15 November 2022
Ramaphosa was speaking during the working session on food and security at the G20 Annual Leader’s Summit in Bali, Indonesia.
G20 is an intergovernmental forum that addresses issues around the global economy, climate change mitigation, and sustainable development. The forum consists of 20 countries. Currently, South Africa is the only African country with a seat at the forum.
Addressing food insecurities, Ramaphosa said the people of Africa and other developing states are going hungry due to factors like the aftermath of the Covid-19 pandemic and the Russian invasion of Ukraine, among others.
“In Africa, as in many other parts of the developing world, millions of people are going hungry. Global food insecurity is getting worse. There are several reasons for this,” he said.
“The recovery from the Covid-19 pandemic has been uneven and inadequate. Climate change has increased the frequency and severity of droughts, floods and wildfires, disrupting agricultural production and supply. The conflict between Russia and Ukraine has hiked global prices of fuel, fertilisers, edible oil, sugar and wheat.”
Ramaphosa is concerned that the burden of food insecurity is mostly carried by the low- and middle-income states, noting that there is a need for “substantial financial support to ensure food security and tackle the effects of climate change”.
“With this support, low- and middle-income countries can invest in climate-smart agriculture, sustainable food production systems, and climate change early-warning systems.
“Trade restrictions are a major source of risk for global food price stability. We, therefore, support the call for multilateral trading systems that are transparent, inclusive, predictable, and rules-based.”
He explained further: “We call for continued G20 support for the African Renewable Energy Initiative as a means of bringing clean power to the continent on African terms. In this regard, this can be best achieved with the African Union joining the G20 as a permanent member.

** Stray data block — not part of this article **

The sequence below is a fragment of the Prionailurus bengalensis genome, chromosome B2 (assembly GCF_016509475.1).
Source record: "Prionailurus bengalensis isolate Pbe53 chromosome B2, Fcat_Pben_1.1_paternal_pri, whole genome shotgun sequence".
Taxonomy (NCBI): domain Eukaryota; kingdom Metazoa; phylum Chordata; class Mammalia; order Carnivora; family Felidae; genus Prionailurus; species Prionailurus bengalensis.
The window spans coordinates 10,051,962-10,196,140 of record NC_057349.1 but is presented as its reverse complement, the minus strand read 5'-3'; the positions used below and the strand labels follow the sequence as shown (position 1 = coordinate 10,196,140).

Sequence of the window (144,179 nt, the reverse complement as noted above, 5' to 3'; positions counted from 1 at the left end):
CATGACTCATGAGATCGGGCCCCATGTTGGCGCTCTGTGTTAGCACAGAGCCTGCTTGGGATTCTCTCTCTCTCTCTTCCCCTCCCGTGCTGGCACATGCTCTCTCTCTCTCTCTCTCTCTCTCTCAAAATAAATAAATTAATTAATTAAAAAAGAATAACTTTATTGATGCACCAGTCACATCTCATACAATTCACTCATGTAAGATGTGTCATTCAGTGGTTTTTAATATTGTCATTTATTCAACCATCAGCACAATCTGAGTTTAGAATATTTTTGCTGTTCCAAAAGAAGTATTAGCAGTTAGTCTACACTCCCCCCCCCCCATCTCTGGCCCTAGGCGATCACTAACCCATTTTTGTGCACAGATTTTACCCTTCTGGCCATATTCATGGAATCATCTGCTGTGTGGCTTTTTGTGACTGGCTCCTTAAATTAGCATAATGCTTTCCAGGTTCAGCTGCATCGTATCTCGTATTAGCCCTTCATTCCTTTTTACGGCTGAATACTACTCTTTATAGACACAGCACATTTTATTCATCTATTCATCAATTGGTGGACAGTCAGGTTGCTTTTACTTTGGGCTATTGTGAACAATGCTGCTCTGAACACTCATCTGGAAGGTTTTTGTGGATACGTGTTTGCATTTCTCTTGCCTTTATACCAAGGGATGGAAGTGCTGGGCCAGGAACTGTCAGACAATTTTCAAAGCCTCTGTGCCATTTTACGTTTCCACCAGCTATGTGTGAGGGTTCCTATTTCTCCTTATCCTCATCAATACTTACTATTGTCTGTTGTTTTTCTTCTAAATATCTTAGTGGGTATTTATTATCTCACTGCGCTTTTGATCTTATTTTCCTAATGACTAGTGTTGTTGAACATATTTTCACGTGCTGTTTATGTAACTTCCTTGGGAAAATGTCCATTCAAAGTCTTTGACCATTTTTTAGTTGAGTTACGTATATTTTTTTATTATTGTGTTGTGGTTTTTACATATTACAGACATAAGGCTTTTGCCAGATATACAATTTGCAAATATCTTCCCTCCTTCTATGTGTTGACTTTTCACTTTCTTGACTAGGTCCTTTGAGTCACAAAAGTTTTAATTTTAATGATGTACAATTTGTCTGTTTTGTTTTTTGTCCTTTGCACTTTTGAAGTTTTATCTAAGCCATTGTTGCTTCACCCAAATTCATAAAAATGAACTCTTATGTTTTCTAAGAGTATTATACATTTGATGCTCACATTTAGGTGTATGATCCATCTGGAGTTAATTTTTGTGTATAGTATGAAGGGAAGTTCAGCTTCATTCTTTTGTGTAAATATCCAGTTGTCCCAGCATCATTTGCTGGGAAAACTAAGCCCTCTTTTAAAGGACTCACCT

“It is only through a collective and united response that we can resolve the challenges of food and energy insecurity across our world.”
Ramaphosa also grumbled about the slow progress of negotiations held at the 2022 United Nations Climate Change Conference of Parties (COP27), noting that there are commitments that need to be honoured by industrialised states.
“We are, however, concerned at the lack of progress on key issues in the multilateral negotiations at COP27, especially with respect to loss and damage, finance, technology, capacity building, adaptation, and the just transition.”
He said the outcomes of the COP27 conference and the G20 summit must endorse the principles of equity and “common but differentiated responsibilities and respective capabilities”.
“Industrialised countries in the G20 need to demonstrate more ambitious climate action, and must honour their financial commitments to developing economies.
“South Africa will continue to contribute its fair share to the global climate change effort through a just transition that supports sustainable development,” he added.
#G20Indonesia #BetterAfricaBetterWorld 🌍